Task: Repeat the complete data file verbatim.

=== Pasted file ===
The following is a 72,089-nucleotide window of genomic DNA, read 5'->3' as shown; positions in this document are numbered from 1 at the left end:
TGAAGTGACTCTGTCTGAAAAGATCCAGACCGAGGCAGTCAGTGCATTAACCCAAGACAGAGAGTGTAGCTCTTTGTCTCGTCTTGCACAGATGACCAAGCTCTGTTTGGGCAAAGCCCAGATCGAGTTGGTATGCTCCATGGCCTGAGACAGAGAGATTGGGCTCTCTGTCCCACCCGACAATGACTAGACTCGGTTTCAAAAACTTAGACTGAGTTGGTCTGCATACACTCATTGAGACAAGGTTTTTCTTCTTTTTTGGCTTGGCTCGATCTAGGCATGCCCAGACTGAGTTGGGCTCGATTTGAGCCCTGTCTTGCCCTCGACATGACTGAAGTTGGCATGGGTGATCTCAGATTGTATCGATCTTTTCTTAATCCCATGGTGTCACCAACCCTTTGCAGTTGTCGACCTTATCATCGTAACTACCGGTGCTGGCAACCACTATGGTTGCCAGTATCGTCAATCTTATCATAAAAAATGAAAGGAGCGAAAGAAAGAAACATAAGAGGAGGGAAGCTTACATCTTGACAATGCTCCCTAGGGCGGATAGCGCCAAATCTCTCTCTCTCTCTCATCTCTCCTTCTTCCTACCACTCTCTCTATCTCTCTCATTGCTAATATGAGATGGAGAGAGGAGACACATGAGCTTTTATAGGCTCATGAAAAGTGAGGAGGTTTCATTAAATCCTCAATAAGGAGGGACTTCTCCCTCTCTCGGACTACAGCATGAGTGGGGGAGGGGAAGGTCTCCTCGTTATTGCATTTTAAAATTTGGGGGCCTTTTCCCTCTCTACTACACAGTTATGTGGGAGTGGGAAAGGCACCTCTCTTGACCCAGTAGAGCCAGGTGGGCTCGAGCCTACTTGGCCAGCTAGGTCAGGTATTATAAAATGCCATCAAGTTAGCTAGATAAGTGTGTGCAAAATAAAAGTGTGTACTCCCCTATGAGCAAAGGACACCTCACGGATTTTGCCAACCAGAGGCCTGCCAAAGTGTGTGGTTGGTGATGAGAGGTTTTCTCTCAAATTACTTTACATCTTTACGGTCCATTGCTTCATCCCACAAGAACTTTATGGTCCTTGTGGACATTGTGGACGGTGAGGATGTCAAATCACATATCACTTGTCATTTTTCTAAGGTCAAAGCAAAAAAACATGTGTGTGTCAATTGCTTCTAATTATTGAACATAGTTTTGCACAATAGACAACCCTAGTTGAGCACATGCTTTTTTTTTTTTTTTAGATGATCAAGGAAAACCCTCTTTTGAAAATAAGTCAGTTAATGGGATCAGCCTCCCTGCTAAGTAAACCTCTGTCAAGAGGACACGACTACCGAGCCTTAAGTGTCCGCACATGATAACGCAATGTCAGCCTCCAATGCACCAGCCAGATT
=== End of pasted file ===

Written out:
The following is a 72,089-nucleotide window of genomic DNA, read 5'->3' as shown; positions in this document are numbered from 1 at the left end:
TGAAGTGACTCTGTCTGAAAAGATCCAGACCGAGGCAGTCAGTGCATTAACCCAAGACAGAGAGTGTAGCTCTTTGTCTCGTCTTGCACAGATGACCAAGCTCTGTTTGGGCAAAGCCCAGATCGAGTTGGTATGCTCCATGGCCTGAGACAGAGAGATTGGGCTCTCTGTCCCACCCGACAATGACTAGACTCGGTTTCAAAAACTTAGACTGAGTTGGTCTGCATACACTCATTGAGACAAGGTTTTTCTTCTTTTTTGGCTTGGCTCGATCTAGGCATGCCCAGACTGAGTTGGGCTCGATTTGAGCCCTGTCTTGCCCTCGACATGACTGAAGTTGGCATGGGTGATCTCAGATTGTATCGATCTTTTCTTAATCCCATGGTGTCACCAACCCTTTGCAGTTGTCGACCTTATCATCGTAACTACCGGTGCTGGCAACCACTATGGTTGCCAGTATCGTCAATCTTATCATAAAAAATGAAAGGAGCGAAAGAAAGAAACATAAGAGGAGGGAAGCTTACATCTTGACAATGCTCCCTAGGGCGGATAGCGCCAAATCTCTCTCTCTCTCTCATCTCTCCTTCTTCCTACCACTCTCTCTATCTCTCTCATTGCTAATATGAGATGGAGAGAGGAGACACATGAGCTTTTATAGGCTCATGAAAAGTGAGGAGGTTTCATTAAATCCTCAATAAGGAGGGACTTCTCCCTCTCTCGGACTACAGCATGAGTGGGGGAGGGGAAGGTCTCCTCGTTATTGCATTTTAAAATTTGGGGGCCTTTTCCCTCTCTACTACACAGTTATGTGGGAGTGGGAAAGGCACCTCTCTTGACCCAGTAGAGCCAGGTGGGCTCGAGCCTACTTGGCCAGCTAGGTCAGGTATTATAAAATGCCATCAAGTTAGCTAGATAAGTGTGTGCAAAATAAAAGTGTGTACTCCCCTATGAGCAAAGGACACCTCACGGATTTTGCCAACCAGAGGCCTGCCAAAGTGTGTGGTTGGTGATGAGAGGTTTTCTCTCAAATTACTTTACATCTTTACGGTCCATTGCTTCATCCCACAAGAACTTTATGGTCCTTGTGGACATTGTGGACGGTGAGGATGTCAAATCACATATCACTTGTCATTTTTCTAAGGTCAAAGCAAAAAAACATGTGTGTGTCAATTGCTTCTAATTATTGAACATAGTTTTGCACAATAGACAACCCTAGTTGAGCACATGCTTTTTTTTTTTTTTTAGATGATCAAGGAAAACCCTCTTTTGAAAATAAGTCAGTTAATGGGATCAGCCTCCCTGCTAAGTAAACCTCTGTCAAGAGGACACGACTACCGAGCCTTAAGTGTCCGCACATGATAACGCAATGTCAGCCTCCAATGCACCAGCCAGATT